A local Hastings school has made history in winning a prestigious education award for the first time.

 

The Baird Primary Academy school, part of the University of Brighton Academies Trust, was presented with the prestigious Marjorie Boxall Quality Mark Award for their outstanding nurturing environment and inclusive provision, by local MP Amber Rudd.

 

It is the first time a school in Hastings has received the award and only the second occasion that a school in East Sussex has achieved it. 

 

The accolade is awarded by national charity Nurture UK to schools that demonstrate outstanding practice in supporting a range of pupil needs in their school nurture groups. Nurture groups are in-school, teacher-led groups that help children overcome barriers in their social and emotional learning to enable them to thrive.

 

Amber Rudd said:

 

“I am delighted that The Baird’s good work has been recognised.

 

It is the first time a school in Hastings has achieved this award and demonstrates the care and commitment of a school that encourages our children to aspire for and achieve success. High quality, nurturing relationships enable confident learning.”

 

Since the inception of the award scheme in 2007 only around 100 schools across the UK have achieved this recognition of elevated standards of trust, acceptance and self-value that help pupils meet the social and intellectual demands of school life.

 

Carly Welch, Principal of the Baird Primary Academy said: “The achievement of the Marjorie Boxall Quality Mark Award is significant recognition of the hard work, dedication and determination of both staff and pupils at The Baird. We are extremely proud of this achievement and the difference that our fantastic nurture provision makes to pupils across the academy.’ 

 

Nurtureuk Chief Executive Kevin Kibble said: “The Baird Primary Academy has evidenced its success in running an outstanding Nurture Group, and the beneficiaries of their hard work every day are the children attending the school, their families and the wider community. Our standards to achieve this award are exacting and many congratulations are due to the staff and pupils at the school for all their hard work.”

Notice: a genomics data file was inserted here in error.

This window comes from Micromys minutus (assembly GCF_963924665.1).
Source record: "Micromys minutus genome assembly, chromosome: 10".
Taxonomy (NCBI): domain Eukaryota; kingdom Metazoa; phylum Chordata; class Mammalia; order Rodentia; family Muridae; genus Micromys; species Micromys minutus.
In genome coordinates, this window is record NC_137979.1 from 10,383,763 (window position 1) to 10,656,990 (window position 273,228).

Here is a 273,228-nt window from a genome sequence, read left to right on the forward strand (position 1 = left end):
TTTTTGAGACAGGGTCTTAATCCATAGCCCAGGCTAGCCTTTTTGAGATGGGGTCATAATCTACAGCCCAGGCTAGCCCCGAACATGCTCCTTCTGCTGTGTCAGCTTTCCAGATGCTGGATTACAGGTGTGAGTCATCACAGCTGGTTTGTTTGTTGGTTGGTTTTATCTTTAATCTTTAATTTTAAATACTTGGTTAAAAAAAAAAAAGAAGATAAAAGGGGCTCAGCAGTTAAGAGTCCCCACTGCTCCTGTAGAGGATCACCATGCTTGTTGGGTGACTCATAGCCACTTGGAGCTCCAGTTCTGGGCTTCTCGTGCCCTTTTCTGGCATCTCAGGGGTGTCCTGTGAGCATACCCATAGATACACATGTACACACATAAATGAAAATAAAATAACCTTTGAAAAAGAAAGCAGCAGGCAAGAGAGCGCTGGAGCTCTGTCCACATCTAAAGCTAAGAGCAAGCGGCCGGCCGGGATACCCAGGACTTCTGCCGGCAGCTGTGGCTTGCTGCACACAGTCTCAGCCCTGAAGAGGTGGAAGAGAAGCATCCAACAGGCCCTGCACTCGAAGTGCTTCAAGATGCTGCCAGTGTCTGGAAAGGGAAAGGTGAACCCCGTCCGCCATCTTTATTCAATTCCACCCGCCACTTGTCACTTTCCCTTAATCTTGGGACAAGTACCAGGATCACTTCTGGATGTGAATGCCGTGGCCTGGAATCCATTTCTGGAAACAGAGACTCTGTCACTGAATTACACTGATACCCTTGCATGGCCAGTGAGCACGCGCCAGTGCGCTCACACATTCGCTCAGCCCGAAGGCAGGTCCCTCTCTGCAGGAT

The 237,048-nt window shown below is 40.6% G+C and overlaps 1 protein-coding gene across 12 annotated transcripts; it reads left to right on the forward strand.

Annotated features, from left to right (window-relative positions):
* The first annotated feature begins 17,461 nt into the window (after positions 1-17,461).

Trust launches teaching Internships for Summer 2019
25 March 2019

The University of Brighton Academies Trust in partnership with the University of Brighton has launched its 2019 teaching internships for high-calibre science, technology, engineering and mathematics undergraduates considering a career in mathematics or physics teaching.  

Ten interns will earn £1,200 during four weeks based in a Sussex-based secondary school: The Burgess Hill Academy, The Hastings Academy, The St Leonards Academy or Downlands Community School.  

Designed to provide a broad experience of teaching, interns receive support and guidance from a school-based mentor and spend time in classrooms; working alongside experienced teachers, gaining insights into different teacher training programmes, co-planning and delivering lessons.  

Interns also spend up to two days studying the principles of learning and teaching and key contemporary issues in education at the University’s School of Education - rated by Ofsted as outstanding for all its initial teacher training programmes. Combined with visits from University lecturers this mirrors the support provided to trainee teachers.  

Paul Degg, Director of Teacher Recruitment at the University of Brighton Academies Trust said: “The STEM teaching internships provide students with valuable experience and insight into how a school operates and life as a teacher so that they can make an informed decision about a career in teaching. Feedback from our 2018 cohort is overwhelmingly positive. I’m delighted to say that three students have already applied for a teaching training programme, and more intend to do so.”

Interested students are encouraged to find out more on our  internships page  and meet us at pop-up information sessions during March and April.